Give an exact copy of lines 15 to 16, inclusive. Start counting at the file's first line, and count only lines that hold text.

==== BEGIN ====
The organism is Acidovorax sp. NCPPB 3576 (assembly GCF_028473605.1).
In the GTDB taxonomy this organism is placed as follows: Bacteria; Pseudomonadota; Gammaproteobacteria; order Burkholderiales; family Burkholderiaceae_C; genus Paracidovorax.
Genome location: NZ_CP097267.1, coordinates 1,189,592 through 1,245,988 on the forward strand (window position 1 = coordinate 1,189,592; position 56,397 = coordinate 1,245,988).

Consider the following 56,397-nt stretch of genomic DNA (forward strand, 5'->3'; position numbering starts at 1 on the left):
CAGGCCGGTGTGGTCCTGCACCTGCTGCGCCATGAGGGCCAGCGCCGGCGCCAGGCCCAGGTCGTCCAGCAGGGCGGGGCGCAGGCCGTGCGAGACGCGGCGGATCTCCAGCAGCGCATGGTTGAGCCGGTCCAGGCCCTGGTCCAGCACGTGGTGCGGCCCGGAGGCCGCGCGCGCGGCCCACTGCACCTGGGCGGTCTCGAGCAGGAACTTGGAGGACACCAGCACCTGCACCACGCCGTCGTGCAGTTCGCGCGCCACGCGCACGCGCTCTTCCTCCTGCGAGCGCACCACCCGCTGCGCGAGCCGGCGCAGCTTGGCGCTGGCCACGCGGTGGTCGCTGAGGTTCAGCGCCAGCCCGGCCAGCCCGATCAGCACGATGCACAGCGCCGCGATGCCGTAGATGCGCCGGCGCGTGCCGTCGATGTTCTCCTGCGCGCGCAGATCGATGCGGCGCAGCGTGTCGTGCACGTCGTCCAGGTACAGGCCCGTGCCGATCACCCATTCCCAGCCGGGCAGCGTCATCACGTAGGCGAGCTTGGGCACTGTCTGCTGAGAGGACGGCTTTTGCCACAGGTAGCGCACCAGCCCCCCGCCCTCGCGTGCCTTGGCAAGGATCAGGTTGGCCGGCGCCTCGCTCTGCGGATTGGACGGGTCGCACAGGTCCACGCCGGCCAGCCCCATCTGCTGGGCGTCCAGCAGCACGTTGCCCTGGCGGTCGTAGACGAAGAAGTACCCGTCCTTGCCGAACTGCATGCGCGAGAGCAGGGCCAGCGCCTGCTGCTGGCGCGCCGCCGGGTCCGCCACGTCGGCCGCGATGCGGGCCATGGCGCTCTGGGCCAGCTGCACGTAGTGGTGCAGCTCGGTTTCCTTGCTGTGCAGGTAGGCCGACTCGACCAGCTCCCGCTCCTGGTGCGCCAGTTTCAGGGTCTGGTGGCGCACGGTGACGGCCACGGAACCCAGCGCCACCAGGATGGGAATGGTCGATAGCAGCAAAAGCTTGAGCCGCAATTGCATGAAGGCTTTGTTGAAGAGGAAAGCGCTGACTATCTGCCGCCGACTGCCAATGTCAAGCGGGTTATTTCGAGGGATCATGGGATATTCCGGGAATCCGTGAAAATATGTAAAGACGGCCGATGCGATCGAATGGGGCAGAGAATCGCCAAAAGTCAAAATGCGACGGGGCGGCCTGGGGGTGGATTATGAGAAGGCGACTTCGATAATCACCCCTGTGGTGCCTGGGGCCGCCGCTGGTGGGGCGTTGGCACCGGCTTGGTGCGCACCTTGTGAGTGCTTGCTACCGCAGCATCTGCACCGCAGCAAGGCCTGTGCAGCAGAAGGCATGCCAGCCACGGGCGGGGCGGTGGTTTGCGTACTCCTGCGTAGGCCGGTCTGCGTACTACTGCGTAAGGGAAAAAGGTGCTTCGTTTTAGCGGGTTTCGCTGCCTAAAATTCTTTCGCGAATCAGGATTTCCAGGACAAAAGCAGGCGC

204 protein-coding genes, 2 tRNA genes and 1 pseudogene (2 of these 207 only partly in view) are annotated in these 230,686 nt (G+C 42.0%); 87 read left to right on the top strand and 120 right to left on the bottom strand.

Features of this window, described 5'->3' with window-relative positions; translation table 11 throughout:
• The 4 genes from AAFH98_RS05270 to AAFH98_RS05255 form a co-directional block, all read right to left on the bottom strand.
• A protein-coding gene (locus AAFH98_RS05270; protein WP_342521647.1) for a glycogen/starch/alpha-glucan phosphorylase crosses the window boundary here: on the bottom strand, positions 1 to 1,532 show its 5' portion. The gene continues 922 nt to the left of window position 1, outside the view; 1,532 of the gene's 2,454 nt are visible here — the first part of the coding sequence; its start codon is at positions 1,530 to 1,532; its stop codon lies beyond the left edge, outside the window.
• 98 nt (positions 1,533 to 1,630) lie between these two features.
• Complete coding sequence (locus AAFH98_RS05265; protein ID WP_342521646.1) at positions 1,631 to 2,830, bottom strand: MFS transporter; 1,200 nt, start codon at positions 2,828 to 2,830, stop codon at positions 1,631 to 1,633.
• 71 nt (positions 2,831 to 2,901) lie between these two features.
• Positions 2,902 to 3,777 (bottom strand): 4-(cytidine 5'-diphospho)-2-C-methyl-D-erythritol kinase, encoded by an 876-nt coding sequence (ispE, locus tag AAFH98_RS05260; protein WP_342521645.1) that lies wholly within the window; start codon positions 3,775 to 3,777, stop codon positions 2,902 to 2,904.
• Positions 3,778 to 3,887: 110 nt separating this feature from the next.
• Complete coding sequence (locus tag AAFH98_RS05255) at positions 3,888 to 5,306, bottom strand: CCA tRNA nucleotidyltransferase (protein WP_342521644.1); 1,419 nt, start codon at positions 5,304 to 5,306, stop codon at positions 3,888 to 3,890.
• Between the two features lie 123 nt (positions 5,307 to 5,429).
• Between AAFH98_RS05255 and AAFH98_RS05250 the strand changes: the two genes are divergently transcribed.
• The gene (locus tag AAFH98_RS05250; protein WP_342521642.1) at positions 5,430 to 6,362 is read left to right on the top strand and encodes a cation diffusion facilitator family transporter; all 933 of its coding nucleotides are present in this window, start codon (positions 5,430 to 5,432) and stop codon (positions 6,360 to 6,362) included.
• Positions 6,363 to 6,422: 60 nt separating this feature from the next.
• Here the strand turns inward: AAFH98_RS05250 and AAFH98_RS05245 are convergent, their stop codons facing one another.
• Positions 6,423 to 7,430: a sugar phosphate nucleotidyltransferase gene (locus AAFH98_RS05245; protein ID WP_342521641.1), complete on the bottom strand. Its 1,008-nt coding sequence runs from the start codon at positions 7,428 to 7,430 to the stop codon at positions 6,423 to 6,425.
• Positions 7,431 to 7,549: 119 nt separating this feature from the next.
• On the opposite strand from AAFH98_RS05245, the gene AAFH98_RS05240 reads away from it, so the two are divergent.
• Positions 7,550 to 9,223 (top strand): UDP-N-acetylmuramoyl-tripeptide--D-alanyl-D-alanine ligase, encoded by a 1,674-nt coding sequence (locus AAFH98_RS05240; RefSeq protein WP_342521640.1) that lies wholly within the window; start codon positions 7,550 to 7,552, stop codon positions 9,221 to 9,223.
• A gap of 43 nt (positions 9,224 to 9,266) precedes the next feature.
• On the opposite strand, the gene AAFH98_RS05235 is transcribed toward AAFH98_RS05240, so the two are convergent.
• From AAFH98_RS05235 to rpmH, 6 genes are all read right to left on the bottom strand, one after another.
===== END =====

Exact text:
• Complete coding sequence (locus tag AAFH98_RS05255) at positions 3,888 to 5,306, bottom strand: CCA tRNA nucleotidyltransferase (protein WP_342521644.1); 1,419 nt, start codon at positions 5,304 to 5,306, stop codon at positions 3,888 to 3,890.
• Between the two features lie 123 nt (positions 5,307 to 5,429).